2.16 pm

Andrew Mackinlay (Thurrock) (Lab): I refer to the explanatory memorandums that were before the House in 2001. Those documents were fuller and amplified the Government’s case—— especially on the organisations to be proscribed and their activities in the United Kingdom——more than the current explanatory memorandum, which contains nothing to the same effect. I regret that. I do not want to belabour the point, as we fully realise that there are constraints on the Home Secretary. However, the memorandum could have been fuller and in line with what has been before the House previously. The Home Secretary asks hon. Members to trust his judgment, and I do, but that underlines the point that the Government need to review regularly the organisations that they have proscribed.

The Minister said in his opening remarks, and reminded us a few moments ago, that people can apply to be de-proscribed, but he himself cannot escape his duty to keep proscribed organisations under constant review. He did not refer to that and I regret it. If I could have his attention for a moment, it would make my journey to Westminster today worth while. I listened carefully to his comments, all of which were valid, but the Home Secretary has a duty to keep matters under review, especially given that the organisation to which the hon. Members for Newark (Patrick Mercer) and for Somerton and Frome (Mr. Heath) referred—the PMOI, also known as Mujaheddin-e-Khalq—was proscribed in 2001. The British Government have acknowledged that the organisation has not been involved in any military or terrorist activity since then. In 2001, they acknowledged that it was not involved in any such activities in the United Kingdom. There must be carrot and stick. If an organisation fulfils the criterion of being a lawful organisation in the United Kingdom, Her Majesty’s Government should make some response.

The Minister was right to say that he could not comment on the PMOI’s application, which is before
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the Home Secretary, because the Home Secretary and the Minister will act in a quasi-judicial way. However, that does not stop me making points to underline the importance of considering such matters. As a backdrop, the Prime Minister referred to the Iranian Government this week from the Dispatch Box as the exporters of terrorism. Their opponents are trying to stand up to them, just as General de Gaulle kept the flame flickering while in exile.

The Minister for the Middle East is chuntering under his breath, but I hope that he will do me the courtesy of listening to me for one more minute. Even if he thinks that Andrew Mackinlay is talking rubbish, the case that I am advancing has been articulated much better by people such as Lord Archer of Sandwell, a former Labour Solicitor-General; David Waddington, a former Conservative Home Secretary; Lord Fraser, a former Conservative Lord Advocate; and Lord Carlile of Berriew, the person who has been charged by the Government with making an objective assessment of these proscriptions. In Lord Carlile’s most recent report, he flagged up the fact that the Government should reflect again on the PMOI, or the MeK, as it is also known.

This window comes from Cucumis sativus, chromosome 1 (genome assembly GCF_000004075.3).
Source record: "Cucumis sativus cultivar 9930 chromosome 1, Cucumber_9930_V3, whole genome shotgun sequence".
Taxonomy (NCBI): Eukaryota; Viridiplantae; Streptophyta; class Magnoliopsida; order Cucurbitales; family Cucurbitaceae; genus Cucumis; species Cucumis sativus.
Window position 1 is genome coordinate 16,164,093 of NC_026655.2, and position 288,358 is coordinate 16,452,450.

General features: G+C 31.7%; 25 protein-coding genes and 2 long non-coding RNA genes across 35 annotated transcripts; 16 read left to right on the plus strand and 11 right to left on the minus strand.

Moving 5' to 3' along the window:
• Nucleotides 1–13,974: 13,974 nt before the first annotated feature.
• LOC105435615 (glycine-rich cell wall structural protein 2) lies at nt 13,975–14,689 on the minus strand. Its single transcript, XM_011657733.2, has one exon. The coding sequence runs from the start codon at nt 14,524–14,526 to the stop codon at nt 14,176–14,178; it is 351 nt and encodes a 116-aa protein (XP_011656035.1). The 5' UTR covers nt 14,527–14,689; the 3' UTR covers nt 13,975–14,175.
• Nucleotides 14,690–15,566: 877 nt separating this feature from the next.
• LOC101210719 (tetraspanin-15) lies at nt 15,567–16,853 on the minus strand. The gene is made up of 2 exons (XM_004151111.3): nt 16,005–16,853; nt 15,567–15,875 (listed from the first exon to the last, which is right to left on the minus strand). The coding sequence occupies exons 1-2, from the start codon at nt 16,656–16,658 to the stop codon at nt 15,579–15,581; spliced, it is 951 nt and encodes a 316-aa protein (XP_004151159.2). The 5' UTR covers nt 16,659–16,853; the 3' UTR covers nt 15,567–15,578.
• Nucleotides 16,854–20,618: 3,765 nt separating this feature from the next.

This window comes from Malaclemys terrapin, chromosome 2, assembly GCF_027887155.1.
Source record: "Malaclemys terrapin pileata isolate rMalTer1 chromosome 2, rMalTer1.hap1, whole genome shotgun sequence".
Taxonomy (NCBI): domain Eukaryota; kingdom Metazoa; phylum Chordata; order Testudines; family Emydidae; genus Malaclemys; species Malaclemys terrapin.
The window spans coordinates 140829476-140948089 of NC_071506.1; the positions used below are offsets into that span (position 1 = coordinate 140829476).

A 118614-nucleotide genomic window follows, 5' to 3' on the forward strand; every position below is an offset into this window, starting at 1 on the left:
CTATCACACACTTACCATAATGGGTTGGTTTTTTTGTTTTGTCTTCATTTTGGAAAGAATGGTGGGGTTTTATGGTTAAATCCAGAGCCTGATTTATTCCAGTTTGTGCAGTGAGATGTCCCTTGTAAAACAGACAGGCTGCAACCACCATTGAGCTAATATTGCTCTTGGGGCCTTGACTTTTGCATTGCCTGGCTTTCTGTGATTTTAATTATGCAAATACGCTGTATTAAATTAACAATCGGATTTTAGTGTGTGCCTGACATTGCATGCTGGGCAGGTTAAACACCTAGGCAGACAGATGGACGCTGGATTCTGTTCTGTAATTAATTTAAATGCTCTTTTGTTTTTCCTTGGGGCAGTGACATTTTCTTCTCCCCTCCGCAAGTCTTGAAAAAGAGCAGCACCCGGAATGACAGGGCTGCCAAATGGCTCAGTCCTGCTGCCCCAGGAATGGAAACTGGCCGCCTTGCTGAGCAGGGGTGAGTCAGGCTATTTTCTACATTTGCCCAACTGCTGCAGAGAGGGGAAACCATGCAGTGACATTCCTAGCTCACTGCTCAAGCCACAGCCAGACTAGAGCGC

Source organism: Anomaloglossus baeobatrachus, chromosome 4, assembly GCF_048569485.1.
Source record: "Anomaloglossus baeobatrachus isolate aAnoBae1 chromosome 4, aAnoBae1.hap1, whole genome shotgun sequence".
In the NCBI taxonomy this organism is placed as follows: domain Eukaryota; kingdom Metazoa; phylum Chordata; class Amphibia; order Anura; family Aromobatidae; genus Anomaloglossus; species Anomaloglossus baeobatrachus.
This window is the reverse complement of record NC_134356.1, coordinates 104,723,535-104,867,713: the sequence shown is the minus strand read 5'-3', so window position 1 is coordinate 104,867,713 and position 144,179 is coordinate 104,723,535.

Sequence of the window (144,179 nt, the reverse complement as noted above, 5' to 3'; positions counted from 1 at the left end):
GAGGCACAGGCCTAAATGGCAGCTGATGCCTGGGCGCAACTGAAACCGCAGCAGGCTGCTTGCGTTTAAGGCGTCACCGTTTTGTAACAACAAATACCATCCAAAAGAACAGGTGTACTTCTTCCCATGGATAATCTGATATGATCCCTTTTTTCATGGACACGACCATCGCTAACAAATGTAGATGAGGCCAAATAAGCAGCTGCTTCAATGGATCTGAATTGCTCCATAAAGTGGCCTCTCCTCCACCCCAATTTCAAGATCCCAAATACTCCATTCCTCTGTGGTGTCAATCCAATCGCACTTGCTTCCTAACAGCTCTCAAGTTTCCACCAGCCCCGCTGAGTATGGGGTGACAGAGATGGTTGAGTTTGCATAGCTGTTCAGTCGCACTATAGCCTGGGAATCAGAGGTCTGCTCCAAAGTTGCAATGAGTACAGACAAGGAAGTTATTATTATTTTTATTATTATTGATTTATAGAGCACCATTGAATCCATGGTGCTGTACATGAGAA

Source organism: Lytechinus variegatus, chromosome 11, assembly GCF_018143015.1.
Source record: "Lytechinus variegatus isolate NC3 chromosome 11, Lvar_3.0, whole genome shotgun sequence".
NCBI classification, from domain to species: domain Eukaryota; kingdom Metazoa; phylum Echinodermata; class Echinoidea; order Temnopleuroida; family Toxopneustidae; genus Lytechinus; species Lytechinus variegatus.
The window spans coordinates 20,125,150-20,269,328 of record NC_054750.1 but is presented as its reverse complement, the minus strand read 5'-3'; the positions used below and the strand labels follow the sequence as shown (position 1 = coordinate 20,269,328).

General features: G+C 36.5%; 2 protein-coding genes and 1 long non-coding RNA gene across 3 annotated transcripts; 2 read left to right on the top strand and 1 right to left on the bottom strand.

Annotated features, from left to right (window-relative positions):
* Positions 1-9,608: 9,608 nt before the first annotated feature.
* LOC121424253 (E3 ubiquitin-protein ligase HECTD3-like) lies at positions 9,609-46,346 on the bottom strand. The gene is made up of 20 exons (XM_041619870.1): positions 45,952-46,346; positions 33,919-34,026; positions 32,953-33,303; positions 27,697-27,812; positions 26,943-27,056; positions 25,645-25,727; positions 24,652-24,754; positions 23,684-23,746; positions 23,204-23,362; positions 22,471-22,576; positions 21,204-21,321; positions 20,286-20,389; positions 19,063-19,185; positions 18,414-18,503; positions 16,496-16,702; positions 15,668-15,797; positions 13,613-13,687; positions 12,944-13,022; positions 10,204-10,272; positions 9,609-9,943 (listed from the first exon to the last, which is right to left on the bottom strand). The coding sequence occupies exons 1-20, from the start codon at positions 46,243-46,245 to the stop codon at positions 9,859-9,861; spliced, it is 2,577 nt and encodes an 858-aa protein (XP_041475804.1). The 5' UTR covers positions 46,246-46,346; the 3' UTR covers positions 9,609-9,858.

I wish that the Ministers would recognise that some of us do trust them, but that we expect a quid pro quo. We, the custodians of liberties, need to be satisfied that they are reviewing past decisions that were dictated by a request from the Iranian Government to the then Foreign Secretary, Robin Cook, which was then conveyed to my right hon. Friend the Member for Blackburn (Mr. Straw), to proscribe the PMOI. Some of us think that that decision was flawed, and we want reassurance that there will now be some objectivity, and that the organisation will not continue to be proscribed merely to appease the rotten regime in Tehran.

2.21 pm

Michael Gove (Surrey Heath) (Con): I congratulate the Minister and the Government on proscribing al-Ghurabaa and the Saved Sect. Those organisations are the successors to al-Muhajiroun, whose founder, Omar Bakri Mohammad, was involved in the commission and preparation of terrorist acts and recruitment for jihad. He trained young men, whom he sent to fight in Chechnya, Afghanistan and Jordan. He was also directly responsible for the recruitment and training of two young Britons, Asif Mohammad Hanif and Omar Khan Sharif, whom he sent to their deaths in a suicide mission in Israel. His ideology is foul, and his organisation deserves to be proscribed. Its successor organisations also deserve to be proscribed, and I congratulate the Government on doing so.